This series of roundtable sessions bring together experts in human rights documentation to reflect on the history, impact, and future directions of the Events Methodology. Thirty years since its first publication, the Events Standard Formats (ESF) directly and indirectly has shaped human rights documentation initiatives across the globe including the interrelated functions of documenting violations, creating archives, developing databases, and pursuing justice. Since the publication’s last revision in 2001, there have been considerable shifts in the human rights landscape brought about by the successes and failures of various transitional justice mechanisms, the politics between local and international actors/instruments, the emergence of new cases of violations, the acknowledgment of various forms of justice, and the development of new technologies applied to documentation. We seek then to revisit the ESF to explore its potential future directions, and more broadly, the future of human rights documentation.
The roundtable sessions are hosted by HURIDOCS and supported by the Permanent Mission of Denmark to the UN in Geneva and the Däster Schild Stiftung.
The Events Method: A Look Back
This session reunites previous members of the HURIDOCS Task Force on Events and co-authors of the HURIDOCS Events Standard Formats: A Tool for Documenting Human Rights Violations (1993, revised 2001). Revisiting the history and development of the events method–three decades since its first publication– this session aims to ground and course the path of updating the methodology.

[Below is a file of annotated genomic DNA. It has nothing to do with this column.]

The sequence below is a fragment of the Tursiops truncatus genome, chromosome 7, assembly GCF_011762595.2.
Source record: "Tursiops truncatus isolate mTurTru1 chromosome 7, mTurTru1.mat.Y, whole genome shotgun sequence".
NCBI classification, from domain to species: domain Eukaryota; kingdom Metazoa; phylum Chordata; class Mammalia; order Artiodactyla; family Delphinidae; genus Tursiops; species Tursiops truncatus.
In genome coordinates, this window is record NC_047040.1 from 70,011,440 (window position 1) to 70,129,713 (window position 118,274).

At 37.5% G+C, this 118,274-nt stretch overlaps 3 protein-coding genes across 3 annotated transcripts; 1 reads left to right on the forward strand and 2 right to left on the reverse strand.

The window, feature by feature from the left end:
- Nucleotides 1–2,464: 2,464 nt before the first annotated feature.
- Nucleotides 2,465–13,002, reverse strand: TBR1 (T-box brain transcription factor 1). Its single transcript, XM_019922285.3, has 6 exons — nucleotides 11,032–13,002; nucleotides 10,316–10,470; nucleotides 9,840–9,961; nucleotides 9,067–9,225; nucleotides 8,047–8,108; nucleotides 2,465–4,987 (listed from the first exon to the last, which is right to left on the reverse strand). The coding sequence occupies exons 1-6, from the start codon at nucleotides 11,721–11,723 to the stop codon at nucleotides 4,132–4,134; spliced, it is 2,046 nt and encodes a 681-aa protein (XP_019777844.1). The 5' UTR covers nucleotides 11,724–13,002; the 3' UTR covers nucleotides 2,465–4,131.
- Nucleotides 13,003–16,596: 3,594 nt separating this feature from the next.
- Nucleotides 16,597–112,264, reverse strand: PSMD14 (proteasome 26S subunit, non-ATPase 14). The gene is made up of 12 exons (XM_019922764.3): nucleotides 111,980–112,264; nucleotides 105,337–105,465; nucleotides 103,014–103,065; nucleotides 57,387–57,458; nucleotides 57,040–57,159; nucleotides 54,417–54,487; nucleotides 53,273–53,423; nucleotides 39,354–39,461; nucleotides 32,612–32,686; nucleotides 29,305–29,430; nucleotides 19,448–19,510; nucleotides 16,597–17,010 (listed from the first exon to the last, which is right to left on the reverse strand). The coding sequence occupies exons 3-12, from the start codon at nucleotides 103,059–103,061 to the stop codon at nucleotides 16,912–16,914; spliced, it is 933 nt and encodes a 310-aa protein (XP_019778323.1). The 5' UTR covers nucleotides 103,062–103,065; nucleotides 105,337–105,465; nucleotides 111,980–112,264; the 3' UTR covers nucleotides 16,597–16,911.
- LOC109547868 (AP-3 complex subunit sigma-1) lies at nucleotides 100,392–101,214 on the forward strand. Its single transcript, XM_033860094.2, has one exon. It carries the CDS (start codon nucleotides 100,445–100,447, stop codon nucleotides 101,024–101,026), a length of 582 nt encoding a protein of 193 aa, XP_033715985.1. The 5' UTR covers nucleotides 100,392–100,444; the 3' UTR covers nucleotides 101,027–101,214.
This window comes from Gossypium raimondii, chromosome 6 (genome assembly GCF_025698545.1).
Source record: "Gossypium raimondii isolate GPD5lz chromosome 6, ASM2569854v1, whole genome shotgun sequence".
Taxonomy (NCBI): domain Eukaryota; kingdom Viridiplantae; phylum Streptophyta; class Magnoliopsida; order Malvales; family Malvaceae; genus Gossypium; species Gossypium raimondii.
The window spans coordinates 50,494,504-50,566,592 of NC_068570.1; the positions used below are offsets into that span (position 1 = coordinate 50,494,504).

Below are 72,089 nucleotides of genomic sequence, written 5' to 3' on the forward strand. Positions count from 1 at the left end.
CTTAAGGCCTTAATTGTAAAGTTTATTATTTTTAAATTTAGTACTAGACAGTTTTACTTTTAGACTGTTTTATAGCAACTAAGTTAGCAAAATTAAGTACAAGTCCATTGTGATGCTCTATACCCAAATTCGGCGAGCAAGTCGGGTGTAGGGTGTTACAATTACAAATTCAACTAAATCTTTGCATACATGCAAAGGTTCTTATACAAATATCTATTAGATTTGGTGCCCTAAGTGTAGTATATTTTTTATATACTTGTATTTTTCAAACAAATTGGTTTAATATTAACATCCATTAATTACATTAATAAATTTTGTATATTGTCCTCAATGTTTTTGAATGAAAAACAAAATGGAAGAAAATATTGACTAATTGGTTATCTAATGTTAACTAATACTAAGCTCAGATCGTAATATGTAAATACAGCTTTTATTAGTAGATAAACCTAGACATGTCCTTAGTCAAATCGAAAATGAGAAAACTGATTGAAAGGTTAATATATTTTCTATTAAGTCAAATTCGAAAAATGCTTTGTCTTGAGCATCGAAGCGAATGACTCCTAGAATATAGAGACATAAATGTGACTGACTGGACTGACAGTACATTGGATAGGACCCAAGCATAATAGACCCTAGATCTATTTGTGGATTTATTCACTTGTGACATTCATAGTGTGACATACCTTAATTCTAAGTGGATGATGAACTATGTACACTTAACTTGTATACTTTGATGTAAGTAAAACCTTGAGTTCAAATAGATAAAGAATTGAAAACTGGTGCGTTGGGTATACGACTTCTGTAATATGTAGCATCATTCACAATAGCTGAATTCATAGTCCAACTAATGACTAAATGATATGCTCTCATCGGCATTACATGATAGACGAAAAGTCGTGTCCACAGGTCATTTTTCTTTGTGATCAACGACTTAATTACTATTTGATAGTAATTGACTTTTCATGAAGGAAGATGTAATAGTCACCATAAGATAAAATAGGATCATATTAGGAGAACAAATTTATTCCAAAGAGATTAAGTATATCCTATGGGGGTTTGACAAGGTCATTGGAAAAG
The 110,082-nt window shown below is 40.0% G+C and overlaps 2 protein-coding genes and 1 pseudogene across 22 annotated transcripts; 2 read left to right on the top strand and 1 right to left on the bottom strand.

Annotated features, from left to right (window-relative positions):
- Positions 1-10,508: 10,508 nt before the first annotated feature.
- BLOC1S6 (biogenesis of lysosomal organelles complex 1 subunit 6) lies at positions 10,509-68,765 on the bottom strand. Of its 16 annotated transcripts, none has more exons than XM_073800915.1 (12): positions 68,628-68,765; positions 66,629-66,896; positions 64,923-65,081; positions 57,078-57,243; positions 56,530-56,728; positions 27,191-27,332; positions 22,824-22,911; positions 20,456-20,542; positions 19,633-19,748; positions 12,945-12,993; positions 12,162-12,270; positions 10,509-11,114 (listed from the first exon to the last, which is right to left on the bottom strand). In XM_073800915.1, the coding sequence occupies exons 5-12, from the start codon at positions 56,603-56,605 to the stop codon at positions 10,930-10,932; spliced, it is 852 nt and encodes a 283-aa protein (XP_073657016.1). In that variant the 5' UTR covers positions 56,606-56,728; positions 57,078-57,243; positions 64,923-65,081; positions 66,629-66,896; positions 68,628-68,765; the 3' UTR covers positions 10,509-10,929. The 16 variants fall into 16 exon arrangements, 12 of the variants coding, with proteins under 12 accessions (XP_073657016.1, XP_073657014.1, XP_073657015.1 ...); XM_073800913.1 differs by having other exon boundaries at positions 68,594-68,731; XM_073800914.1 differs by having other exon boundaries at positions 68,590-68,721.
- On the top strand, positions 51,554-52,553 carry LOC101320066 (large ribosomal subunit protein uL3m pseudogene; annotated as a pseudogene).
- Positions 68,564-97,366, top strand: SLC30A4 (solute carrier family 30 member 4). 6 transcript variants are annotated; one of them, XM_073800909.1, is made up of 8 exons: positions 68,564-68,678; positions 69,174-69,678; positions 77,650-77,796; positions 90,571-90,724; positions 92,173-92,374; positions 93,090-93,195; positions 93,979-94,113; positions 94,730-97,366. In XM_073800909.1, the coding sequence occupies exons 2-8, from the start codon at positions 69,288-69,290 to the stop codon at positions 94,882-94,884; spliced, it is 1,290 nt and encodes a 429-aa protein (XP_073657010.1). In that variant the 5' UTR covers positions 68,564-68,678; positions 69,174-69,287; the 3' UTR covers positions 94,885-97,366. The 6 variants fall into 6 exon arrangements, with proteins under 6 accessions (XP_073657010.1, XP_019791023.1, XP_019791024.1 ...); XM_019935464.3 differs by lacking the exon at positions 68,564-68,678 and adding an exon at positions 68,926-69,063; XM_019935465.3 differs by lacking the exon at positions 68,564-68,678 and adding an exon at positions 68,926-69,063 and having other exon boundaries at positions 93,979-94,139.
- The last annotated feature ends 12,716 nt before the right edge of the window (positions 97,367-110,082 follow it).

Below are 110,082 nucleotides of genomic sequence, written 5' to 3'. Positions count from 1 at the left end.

Co-author and Task Force Chair, ESF 1993 and 2001;
Former HURIDOCS Board Member and Vice Chair
Former Senior Documentalist, HURIDOCS;
Co-author, ESF 1993 and 2001
Aida Maria Noval
Former HURIDOCS Board Member
Moderator for both sessions
The Events Method: A Direction Forward
This session features various actors who have utilised, engaged, critiqued, and/or written about the events method through the years. From documenting violations on the ground to setting up human rights archives, and developing ontologies to designing databases, session speakers will discuss the impact, limits, and possible futures of the methodology given the changing landscape of the human rights field.
Strassler Center for Holocaust and Genocide Studies, Clark University
Department of Computer and Systems Sciences, Stockholm University
Human Rights Data Analysis Group
Department of Journalism Studies, University of Sheffield